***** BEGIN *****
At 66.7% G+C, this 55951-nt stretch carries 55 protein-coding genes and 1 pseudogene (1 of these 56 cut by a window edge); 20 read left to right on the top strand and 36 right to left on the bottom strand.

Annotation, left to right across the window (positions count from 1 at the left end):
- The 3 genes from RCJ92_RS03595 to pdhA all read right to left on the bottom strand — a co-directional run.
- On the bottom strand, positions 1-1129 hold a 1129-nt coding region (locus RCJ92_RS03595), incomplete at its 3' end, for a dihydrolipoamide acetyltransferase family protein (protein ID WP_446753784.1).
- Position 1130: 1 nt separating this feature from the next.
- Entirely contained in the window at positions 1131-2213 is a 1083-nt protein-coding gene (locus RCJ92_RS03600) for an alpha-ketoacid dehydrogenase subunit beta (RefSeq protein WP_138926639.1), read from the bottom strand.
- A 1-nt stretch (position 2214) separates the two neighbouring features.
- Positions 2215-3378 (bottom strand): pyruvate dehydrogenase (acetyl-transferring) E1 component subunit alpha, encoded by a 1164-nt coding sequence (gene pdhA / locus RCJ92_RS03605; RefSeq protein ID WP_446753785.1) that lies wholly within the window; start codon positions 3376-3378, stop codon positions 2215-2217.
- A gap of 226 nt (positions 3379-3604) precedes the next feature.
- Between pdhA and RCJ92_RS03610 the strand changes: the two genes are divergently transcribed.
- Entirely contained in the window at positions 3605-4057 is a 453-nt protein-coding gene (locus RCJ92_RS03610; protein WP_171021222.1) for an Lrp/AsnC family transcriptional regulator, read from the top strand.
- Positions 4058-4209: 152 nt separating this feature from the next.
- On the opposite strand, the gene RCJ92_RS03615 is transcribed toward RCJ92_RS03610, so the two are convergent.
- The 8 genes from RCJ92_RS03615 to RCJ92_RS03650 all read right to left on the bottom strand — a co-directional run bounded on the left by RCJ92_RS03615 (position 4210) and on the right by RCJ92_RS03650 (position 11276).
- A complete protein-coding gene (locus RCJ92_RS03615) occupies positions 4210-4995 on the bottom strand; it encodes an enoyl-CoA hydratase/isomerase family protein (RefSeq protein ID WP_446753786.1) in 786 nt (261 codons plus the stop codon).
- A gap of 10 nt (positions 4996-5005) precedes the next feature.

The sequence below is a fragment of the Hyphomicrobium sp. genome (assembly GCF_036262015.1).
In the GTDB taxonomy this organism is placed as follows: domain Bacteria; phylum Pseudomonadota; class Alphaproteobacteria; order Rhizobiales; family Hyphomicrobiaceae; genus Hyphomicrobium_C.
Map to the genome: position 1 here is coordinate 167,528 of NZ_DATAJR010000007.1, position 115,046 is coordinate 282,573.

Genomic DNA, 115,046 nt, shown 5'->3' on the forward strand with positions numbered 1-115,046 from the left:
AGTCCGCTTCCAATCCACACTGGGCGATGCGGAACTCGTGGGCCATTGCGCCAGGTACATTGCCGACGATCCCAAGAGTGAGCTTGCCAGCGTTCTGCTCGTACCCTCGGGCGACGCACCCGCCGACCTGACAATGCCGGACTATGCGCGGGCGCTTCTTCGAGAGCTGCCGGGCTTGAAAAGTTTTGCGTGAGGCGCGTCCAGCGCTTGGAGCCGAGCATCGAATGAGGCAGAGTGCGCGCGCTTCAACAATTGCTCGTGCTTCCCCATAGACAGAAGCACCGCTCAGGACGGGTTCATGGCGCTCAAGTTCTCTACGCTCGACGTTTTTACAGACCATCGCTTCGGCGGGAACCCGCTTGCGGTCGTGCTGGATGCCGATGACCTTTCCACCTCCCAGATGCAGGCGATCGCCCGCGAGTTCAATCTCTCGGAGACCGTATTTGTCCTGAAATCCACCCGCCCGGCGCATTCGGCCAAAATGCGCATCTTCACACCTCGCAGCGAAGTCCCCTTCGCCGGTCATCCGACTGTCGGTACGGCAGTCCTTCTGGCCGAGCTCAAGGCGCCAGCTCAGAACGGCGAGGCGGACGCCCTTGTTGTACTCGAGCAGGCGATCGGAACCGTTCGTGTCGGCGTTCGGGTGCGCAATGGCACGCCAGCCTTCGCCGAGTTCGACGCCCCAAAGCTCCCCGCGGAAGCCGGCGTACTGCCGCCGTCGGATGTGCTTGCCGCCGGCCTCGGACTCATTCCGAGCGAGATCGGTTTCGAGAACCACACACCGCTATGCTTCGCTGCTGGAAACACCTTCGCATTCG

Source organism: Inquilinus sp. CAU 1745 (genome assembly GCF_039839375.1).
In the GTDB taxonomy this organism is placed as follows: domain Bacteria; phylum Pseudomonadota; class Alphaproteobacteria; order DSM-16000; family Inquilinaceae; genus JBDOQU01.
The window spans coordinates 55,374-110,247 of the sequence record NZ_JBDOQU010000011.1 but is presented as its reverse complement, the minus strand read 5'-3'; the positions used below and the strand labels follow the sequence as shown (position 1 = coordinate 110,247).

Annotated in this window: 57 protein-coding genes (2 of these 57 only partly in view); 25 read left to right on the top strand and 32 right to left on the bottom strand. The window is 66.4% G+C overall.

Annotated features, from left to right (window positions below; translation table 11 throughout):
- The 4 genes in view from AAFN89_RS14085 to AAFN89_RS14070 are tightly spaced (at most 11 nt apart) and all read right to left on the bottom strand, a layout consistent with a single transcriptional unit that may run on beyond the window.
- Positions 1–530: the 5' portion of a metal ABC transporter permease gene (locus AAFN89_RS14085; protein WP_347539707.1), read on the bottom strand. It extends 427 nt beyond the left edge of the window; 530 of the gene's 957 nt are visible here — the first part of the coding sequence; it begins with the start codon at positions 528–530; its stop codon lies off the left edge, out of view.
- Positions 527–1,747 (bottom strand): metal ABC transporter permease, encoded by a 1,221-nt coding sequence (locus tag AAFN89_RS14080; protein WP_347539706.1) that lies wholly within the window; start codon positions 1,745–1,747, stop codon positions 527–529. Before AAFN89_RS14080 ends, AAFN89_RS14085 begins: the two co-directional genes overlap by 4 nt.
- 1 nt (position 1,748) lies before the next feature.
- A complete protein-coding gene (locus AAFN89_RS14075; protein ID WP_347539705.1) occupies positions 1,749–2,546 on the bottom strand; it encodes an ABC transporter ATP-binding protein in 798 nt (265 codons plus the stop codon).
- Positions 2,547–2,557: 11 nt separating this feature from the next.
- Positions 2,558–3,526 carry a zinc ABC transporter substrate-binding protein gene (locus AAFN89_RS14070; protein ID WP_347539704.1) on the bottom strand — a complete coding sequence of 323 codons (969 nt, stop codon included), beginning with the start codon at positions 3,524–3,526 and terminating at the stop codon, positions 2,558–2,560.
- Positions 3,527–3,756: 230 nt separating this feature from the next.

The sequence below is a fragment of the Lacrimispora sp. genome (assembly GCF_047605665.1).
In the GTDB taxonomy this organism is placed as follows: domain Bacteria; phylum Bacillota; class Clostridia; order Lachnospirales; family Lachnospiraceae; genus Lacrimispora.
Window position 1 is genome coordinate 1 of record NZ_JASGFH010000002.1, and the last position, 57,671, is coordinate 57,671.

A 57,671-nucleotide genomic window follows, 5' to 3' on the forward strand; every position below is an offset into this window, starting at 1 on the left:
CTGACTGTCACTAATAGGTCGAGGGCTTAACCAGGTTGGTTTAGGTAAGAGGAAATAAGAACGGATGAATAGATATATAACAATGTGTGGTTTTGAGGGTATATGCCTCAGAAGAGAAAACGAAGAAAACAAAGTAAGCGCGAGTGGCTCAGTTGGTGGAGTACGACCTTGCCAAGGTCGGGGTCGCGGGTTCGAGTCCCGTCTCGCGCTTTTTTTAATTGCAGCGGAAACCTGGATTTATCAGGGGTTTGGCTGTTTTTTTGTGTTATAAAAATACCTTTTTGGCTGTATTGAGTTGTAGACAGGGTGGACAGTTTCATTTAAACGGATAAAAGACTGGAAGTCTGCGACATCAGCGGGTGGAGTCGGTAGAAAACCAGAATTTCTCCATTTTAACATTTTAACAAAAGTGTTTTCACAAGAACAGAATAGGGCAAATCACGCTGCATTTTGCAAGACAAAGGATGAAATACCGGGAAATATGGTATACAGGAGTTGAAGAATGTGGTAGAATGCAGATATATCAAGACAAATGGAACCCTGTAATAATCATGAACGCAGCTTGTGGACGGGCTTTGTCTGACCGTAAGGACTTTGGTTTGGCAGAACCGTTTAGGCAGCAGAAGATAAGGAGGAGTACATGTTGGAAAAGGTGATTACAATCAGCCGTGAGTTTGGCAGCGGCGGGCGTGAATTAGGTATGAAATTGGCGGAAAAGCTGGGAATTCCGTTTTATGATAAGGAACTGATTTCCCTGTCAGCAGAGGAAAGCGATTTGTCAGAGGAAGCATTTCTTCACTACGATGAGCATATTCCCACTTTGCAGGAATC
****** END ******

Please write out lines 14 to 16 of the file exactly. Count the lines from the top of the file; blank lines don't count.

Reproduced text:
- The 8 genes from RCJ92_RS03615 to RCJ92_RS03650 all read right to left on the bottom strand — a co-directional run bounded on the left by RCJ92_RS03615 (position 4210) and on the right by RCJ92_RS03650 (position 11276).
- A complete protein-coding gene (locus RCJ92_RS03615) occupies positions 4210-4995 on the bottom strand; it encodes an enoyl-CoA hydratase/isomerase family protein (RefSeq protein ID WP_446753786.1) in 786 nt (261 codons plus the stop codon).
- A gap of 10 nt (positions 4996-5005) precedes the next feature.